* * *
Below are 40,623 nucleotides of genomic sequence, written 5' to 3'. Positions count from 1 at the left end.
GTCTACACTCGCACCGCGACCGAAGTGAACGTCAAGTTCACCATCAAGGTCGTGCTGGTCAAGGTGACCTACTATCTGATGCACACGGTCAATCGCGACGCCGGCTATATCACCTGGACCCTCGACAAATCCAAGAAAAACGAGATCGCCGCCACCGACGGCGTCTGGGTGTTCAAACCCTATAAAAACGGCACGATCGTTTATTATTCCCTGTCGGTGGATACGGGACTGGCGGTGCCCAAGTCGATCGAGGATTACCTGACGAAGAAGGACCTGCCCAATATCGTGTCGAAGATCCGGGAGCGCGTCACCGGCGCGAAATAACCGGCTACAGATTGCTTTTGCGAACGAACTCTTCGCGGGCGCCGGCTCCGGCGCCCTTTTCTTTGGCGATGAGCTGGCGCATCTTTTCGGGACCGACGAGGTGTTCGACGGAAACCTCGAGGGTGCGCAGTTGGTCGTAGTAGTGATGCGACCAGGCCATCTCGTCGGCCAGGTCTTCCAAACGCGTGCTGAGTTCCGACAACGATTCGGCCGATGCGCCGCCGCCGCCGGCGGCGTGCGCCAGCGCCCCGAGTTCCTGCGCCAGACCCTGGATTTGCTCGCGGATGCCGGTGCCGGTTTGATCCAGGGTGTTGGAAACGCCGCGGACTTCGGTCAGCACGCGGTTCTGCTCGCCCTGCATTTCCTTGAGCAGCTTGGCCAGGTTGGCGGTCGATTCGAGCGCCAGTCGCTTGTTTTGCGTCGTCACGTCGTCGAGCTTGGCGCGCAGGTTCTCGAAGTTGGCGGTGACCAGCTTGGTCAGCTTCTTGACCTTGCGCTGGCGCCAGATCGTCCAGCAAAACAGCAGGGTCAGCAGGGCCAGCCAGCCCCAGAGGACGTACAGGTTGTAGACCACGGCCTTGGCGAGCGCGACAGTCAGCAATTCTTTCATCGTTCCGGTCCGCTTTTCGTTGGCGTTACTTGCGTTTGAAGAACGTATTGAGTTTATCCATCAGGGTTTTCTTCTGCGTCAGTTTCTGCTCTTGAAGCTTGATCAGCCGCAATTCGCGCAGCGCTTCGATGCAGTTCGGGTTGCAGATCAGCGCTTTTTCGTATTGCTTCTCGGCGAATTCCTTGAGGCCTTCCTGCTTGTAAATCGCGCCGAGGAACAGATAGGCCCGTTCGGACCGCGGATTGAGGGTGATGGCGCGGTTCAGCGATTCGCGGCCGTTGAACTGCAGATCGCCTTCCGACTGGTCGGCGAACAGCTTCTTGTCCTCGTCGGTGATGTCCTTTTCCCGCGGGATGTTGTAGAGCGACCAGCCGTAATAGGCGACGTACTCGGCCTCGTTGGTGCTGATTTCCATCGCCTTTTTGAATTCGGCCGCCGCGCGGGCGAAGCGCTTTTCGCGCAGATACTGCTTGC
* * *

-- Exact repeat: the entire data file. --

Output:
Below are 40,623 nucleotides of genomic sequence, written 5' to 3'. Positions count from 1 at the left end.
GTCTACACTCGCACCGCGACCGAAGTGAACGTCAAGTTCACCATCAAGGTCGTGCTGGTCAAGGTGACCTACTATCTGATGCACACGGTCAATCGCGACGCCGGCTATATCACCTGGACCCTCGACAAATCCAAGAAAAACGAGATCGCCGCCACCGACGGCGTCTGGGTGTTCAAACCCTATAAAAACGGCACGATCGTTTATTATTCCCTGTCGGTGGATACGGGACTGGCGGTGCCCAAGTCGATCGAGGATTACCTGACGAAGAAGGACCTGCCCAATATCGTGTCGAAGATCCGGGAGCGCGTCACCGGCGCGAAATAACCGGCTACAGATTGCTTTTGCGAACGAACTCTTCGCGGGCGCCGGCTCCGGCGCCCTTTTCTTTGGCGATGAGCTGGCGCATCTTTTCGGGACCGACGAGGTGTTCGACGGAAACCTCGAGGGTGCGCAGTTGGTCGTAGTAGTGATGCGACCAGGCCATCTCGTCGGCCAGGTCTTCCAAACGCGTGCTGAGTTCCGACAACGATTCGGCCGATGCGCCGCCGCCGCCGGCGGCGTGCGCCAGCGCCCCGAGTTCCTGCGCCAGACCCTGGATTTGCTCGCGGATGCCGGTGCCGGTTTGATCCAGGGTGTTGGAAACGCCGCGGACTTCGGTCAGCACGCGGTTCTGCTCGCCCTGCATTTCCTTGAGCAGCTTGGCCAGGTTGGCGGTCGATTCGAGCGCCAGTCGCTTGTTTTGCGTCGTCACGTCGTCGAGCTTGGCGCGCAGGTTCTCGAAGTTGGCGGTGACCAGCTTGGTCAGCTTCTTGACCTTGCGCTGGCGCCAGATCGTCCAGCAAAACAGCAGGGTCAGCAGGGCCAGCCAGCCCCAGAGGACGTACAGGTTGTAGACCACGGCCTTGGCGAGCGCGACAGTCAGCAATTCTTTCATCGTTCCGGTCCGCTTTTCGTTGGCGTTACTTGCGTTTGAAGAACGTATTGAGTTTATCCATCAGGGTTTTCTTCTGCGTCAGTTTCTGCTCTTGAAGCTTGATCAGCCGCAATTCGCGCAGCGCTTCGATGCAGTTCGGGTTGCAGATCAGCGCTTTTTCGTATTGCTTCTCGGCGAATTCCTTGAGGCCTTCCTGCTTGTAAATCGCGCCGAGGAACAGATAGGCCCGTTCGGACCGCGGATTGAGGGTGATGGCGCGGTTCAGCGATTCGCGGCCGTTGAACTGCAGATCGCCTTCCGACTGGTCGGCGAACAGCTTCTTGTCCTCGTCGGTGATGTCCTTTTCCCGCGGGATGTTGTAGAGCGACCAGCCGTAATAGGCGACGTACTCGGCCTCGTTGGTGCTGATTTCCATCGCCTTTTTGAATTCGGCCGCCGCGCGGGCGAAGCGCTTTTCGCGCAGATACTGCTTGC